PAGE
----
Thursday - Sep 20, 2018

Game over: total collapse is imminent – Part 2

by Marvin Ramirez

Marvin J. RamirezMarvin Ramirez

NOTE FROM THE EDITOR: Dear readers, much has been said in the last few years about a supposse colapse of the economy, the dollar, etc. The following article, written by Dave Hodges, of The Common Sense Show, is an excellent piece on the subject, with lots of historical accounts, well researched. Do to its length, it will be published in two parte. This is Part 1 of 2.

Game over: total collapse is imminent

by Dave Hodges

The Common Sense Show

America, while you slept, your country was stolen from you. Your country was absconded by all the political misfits and corporate criminals that the disenfranchised former Republicans and Democrats have been trying to warn you about during the last several years.

How did we get here?

Laws, originating out of New Deal legislation, written in response to the Great Depression, provided some measure of protection for the American financial system from the unsavory forces which led to its initial demise in 1929. In 2008, corporate greed, governmental corruption and a populace who was asleep at the wheel, has succeeded in achieving what historians will someday label the “Greatest Depression of 2013-2014.” History will also show that the destruction of the late, great American economy was entirely self-inflicted.

Why the US economy is irreversibly damaged

If Americans knew their history, then we would be cognizant of the fact that one of the prime causes of the Great Depression was due to stock investors buying shares on margin (i.e., loans). Glass Steagall Act protected Americans from this shady practice by separating commercial banking from this investment practice of stockbrokers. However, with one stroke of his New World Order pen, Bill Clinton’s repeal of the Glass-Steagall Act opened the flood gates for the domestic AND foreign infusion of bad credit into both our stock market and banking system. Consequently, both industries stand in the midst of a total and complete economic collapse in what is quickly becoming known as the most massive wealth transfer in world history.

On Sept. 30, 1999, Fannie Mae and Freddie Mac sought governmental permission to “relax” (i.e., break) the prudent governmental regulations on sound lending practices and begin to make loans to individuals 1who were not credit worthy. This spelled the death of the mortgage industry as we once knew it and the housing market was collapsed.

The Uptick Rule once prevented companies from crashing due to large scale shorting of company stock. A company’s stock could not be sold short as long as it was in continuous decline. Short sellers had to wait for an uptick in the stock before engaging in shorting. The Uptick Rule was retired in 2007 and the rest, as they say, is history. The elimination of the Uptick Rule is like going to a basketball game and not being able to see the scoreboard. Who’s ahead, who’s behind?

Nobody knows but “Ladies and Gentlemen, place your bets!” What is your stock portfolio worth? Who knows? Who cares? Somebody wealthy is getting wealthier at your expense and you and your middle class investors are none the wiser.

The rapid increase in the price of fuel during the last several years is a good example of the destructive nature of the derivative market. Most of the price gouging which resulted in unprecedented increases in gas prices, and record oil company profits, was due to speculation in futures especially by Goldman Sachs which just happens to be former Treasury Secretary’s Henry Paulson’s old company. Paulson oversaw the first bailouts as a result of the derivatives market failure. Today the derivatives market has collapsed and the collapse has pulled our entire economy along with it. The Federal Reserve is temporarily keeping the economy barely afloat by printing massive sums of money, but this game is almost over.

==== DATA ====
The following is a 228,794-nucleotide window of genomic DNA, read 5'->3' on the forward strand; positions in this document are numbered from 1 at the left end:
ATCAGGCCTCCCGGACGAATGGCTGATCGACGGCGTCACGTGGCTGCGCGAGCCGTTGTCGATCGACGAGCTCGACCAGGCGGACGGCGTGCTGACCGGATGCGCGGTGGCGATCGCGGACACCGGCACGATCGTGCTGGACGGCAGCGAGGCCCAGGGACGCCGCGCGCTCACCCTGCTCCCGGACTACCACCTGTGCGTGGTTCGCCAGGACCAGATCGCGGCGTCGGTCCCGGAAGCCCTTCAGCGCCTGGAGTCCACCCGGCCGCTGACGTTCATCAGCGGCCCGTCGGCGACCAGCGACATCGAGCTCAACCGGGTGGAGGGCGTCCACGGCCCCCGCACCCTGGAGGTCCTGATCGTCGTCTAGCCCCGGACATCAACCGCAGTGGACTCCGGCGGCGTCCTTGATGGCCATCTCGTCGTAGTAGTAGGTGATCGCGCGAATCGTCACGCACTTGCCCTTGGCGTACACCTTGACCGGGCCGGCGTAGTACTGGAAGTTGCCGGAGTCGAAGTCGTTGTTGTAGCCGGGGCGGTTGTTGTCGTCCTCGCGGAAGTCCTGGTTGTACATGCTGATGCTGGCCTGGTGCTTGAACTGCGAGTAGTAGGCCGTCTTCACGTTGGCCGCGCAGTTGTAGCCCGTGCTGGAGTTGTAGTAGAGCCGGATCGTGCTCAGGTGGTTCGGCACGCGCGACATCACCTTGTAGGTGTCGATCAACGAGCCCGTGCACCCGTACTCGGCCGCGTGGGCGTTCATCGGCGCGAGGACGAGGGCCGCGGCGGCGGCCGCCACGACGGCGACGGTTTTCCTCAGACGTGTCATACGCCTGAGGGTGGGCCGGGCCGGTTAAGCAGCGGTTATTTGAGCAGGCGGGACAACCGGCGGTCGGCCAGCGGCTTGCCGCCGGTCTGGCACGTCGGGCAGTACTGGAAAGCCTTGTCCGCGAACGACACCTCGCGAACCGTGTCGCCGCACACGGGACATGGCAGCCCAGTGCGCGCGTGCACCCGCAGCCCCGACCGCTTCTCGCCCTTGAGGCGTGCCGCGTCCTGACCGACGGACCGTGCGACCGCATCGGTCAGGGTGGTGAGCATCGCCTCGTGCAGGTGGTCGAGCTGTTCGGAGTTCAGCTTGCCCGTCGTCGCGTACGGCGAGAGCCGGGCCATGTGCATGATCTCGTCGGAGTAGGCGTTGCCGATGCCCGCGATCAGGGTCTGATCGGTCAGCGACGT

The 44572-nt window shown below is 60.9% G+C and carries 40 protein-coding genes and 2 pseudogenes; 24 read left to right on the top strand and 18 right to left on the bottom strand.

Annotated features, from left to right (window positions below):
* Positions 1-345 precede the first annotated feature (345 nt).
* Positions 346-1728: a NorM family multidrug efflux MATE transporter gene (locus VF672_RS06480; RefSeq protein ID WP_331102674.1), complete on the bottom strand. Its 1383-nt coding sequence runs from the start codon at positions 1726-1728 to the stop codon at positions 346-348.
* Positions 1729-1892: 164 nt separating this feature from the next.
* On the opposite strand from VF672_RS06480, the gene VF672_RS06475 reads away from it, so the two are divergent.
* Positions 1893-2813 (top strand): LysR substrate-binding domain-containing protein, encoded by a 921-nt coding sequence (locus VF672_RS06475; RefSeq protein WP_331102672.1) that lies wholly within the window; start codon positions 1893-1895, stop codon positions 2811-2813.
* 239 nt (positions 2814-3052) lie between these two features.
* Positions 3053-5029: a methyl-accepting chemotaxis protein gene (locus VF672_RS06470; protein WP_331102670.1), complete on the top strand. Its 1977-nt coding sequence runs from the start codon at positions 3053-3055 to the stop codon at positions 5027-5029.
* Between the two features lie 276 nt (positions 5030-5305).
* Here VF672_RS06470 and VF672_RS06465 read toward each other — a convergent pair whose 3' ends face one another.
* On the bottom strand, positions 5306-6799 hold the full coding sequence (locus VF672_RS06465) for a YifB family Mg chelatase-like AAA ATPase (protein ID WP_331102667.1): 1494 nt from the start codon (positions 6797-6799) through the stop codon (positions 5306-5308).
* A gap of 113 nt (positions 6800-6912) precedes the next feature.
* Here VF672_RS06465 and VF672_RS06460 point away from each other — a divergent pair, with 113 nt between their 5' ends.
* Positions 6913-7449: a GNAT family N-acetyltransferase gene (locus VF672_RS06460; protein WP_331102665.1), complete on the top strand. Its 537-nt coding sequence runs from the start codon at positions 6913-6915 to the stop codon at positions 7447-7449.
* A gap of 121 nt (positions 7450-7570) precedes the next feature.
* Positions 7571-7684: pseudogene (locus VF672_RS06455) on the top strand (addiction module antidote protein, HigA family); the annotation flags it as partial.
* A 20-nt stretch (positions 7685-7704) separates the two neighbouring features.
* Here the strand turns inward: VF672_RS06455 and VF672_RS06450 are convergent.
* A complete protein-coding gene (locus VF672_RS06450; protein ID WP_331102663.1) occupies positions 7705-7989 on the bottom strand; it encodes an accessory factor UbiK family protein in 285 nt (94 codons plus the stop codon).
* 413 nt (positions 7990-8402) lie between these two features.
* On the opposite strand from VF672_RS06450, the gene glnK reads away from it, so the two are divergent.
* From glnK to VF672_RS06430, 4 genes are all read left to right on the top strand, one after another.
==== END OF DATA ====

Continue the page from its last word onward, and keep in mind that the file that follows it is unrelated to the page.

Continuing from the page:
Why America can never recover

Derivatives are not stocks or bonds or anything of tangible value. The value of a derivative is technically viewed as “anticipated future value.” Therefore, derivatives have no real value.

However, a derivatives transaction must have the backing of a financial institution such as a brokerage or a bank. The assets used to back up and collateralize the worthless derivatives are real and substantial. When the derivatives market crashed, it took down hard assets of tangible value. In effect, the economy had
stupidly used something in order to back up nothing and the something is now in the total control of the central bankers. To cover the losses of the “too-bigto- fail” entities, the bailouts were initiated in what constituted the largest wealth transfer in world history.

This is the ultimate money game in which paper derived from other paper, such as futures and options, has served to bolster the balance sheets on Wall Street. Futures and options are exchanged traded derivatives, but the largest group of derivatives is not even traded on the exchanges. These are called “counterparty derivatives” and consist of such financial entities as mortgage backed securities and credit default swaps.

It is estimated that total derivative exposure of the financial system is between one quadrillion and one and a half quadrillion. A quadrillion is 1,000 trillion dollars and it has largely collapsed.

The entire Gross Domestic Product (GDP) of all the world’s countries in 2011 was approximately 77 trillion dollars. GDP is an economic term for everything that is produced for sale. The American middle class is being asked to bear the burden of the entire derivatives market collapse which totals over 16 times the net value of the entire planet. No amount of bailouts can ever cover the loss. This is simply the bankers way of transferring what is left of middle class wealth before the final collapse.